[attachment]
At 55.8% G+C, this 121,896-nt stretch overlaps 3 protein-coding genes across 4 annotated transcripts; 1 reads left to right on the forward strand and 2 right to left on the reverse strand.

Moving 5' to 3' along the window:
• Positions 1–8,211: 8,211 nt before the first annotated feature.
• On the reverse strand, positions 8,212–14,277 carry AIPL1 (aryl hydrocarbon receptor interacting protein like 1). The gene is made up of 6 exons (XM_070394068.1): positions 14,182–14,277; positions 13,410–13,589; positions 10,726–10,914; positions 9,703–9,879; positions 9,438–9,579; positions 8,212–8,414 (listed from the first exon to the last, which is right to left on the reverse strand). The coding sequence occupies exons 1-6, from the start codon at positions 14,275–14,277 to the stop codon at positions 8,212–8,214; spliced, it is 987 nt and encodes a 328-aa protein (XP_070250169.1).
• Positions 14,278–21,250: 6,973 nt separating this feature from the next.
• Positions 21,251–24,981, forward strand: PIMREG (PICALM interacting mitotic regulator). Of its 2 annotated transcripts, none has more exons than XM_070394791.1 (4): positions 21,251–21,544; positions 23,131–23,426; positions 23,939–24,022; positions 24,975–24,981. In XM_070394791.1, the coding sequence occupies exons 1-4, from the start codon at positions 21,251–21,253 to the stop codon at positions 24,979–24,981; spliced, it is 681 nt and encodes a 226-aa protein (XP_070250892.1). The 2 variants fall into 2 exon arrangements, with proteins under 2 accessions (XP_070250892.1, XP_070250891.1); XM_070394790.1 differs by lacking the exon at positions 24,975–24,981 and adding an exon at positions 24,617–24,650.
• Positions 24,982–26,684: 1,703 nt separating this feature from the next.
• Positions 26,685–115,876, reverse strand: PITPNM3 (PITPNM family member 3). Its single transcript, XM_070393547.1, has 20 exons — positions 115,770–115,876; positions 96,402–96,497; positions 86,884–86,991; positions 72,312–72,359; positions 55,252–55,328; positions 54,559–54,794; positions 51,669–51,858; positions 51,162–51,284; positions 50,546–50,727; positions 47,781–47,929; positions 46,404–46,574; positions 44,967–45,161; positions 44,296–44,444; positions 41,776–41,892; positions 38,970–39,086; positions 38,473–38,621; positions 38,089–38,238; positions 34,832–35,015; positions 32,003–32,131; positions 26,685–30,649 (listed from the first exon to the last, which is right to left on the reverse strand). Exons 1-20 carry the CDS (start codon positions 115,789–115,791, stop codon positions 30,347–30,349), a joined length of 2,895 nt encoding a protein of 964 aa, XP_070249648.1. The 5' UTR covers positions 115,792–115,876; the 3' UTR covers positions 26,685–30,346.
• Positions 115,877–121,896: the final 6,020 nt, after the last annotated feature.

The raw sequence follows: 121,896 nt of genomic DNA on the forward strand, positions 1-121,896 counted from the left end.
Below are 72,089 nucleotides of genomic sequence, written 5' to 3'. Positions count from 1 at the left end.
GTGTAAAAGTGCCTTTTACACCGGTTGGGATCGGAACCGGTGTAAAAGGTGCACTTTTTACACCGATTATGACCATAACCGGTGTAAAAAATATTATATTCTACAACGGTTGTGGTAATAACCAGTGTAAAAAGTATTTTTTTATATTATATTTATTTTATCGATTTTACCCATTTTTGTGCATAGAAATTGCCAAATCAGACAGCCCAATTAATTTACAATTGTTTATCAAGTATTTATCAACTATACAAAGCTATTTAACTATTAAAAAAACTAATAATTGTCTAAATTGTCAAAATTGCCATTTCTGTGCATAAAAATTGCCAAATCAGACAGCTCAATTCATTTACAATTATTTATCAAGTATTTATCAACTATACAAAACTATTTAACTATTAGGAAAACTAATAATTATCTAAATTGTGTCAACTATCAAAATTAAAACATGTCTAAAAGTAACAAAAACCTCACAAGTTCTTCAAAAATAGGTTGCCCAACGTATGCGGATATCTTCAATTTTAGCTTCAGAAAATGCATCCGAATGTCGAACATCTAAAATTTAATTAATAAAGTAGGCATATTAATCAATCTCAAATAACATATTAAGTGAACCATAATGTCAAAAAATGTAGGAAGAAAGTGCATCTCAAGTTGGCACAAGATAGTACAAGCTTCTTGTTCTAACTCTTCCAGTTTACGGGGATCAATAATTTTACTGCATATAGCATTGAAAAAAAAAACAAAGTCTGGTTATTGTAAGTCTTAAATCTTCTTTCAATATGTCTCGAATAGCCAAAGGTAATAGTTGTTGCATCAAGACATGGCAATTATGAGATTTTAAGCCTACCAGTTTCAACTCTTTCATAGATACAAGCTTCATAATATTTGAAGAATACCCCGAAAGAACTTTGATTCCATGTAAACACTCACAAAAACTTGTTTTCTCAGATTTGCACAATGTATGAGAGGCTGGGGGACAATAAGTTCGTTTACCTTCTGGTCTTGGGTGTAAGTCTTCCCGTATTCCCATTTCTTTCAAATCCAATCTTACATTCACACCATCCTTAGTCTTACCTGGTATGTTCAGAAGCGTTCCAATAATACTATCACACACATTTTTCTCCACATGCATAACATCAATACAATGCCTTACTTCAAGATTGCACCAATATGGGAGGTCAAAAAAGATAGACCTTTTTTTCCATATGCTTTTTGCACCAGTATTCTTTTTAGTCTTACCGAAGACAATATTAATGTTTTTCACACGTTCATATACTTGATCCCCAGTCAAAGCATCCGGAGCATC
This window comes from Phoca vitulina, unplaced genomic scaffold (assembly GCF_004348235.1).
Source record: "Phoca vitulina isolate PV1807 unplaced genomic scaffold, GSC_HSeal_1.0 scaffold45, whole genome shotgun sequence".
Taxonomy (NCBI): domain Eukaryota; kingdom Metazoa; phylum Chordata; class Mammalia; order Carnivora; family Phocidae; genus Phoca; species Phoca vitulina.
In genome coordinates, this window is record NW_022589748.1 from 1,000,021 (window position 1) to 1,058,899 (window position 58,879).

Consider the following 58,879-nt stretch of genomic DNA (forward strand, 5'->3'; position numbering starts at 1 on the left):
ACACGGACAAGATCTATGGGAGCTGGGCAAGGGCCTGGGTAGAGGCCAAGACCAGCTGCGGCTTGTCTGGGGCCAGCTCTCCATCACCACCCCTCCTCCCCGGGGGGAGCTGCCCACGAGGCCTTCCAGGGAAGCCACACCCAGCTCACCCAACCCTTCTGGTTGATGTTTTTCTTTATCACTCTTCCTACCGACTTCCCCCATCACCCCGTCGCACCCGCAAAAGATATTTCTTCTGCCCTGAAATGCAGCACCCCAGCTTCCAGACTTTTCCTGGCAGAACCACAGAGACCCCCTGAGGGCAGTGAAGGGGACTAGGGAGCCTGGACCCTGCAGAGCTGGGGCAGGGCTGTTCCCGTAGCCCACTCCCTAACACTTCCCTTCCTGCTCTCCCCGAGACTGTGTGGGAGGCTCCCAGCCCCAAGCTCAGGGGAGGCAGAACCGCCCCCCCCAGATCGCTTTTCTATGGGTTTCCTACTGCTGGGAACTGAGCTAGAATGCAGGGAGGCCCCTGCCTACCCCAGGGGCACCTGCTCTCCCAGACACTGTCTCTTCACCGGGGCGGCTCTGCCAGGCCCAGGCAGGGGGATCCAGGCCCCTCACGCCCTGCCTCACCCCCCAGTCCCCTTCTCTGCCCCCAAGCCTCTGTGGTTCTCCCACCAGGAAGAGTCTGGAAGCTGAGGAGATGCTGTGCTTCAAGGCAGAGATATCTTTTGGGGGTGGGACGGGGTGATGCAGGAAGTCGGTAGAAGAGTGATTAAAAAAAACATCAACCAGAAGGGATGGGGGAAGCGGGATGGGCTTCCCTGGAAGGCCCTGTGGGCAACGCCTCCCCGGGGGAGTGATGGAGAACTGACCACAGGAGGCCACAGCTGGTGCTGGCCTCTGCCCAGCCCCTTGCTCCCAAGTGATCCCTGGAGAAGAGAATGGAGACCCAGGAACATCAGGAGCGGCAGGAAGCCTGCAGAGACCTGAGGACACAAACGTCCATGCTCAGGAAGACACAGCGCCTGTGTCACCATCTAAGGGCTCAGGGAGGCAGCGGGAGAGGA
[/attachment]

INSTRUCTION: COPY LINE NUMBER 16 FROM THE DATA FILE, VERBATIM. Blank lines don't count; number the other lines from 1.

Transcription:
In genome coordinates, this window is record NW_022589748.1 from 1,000,021 (window position 1) to 1,058,899 (window position 58,879).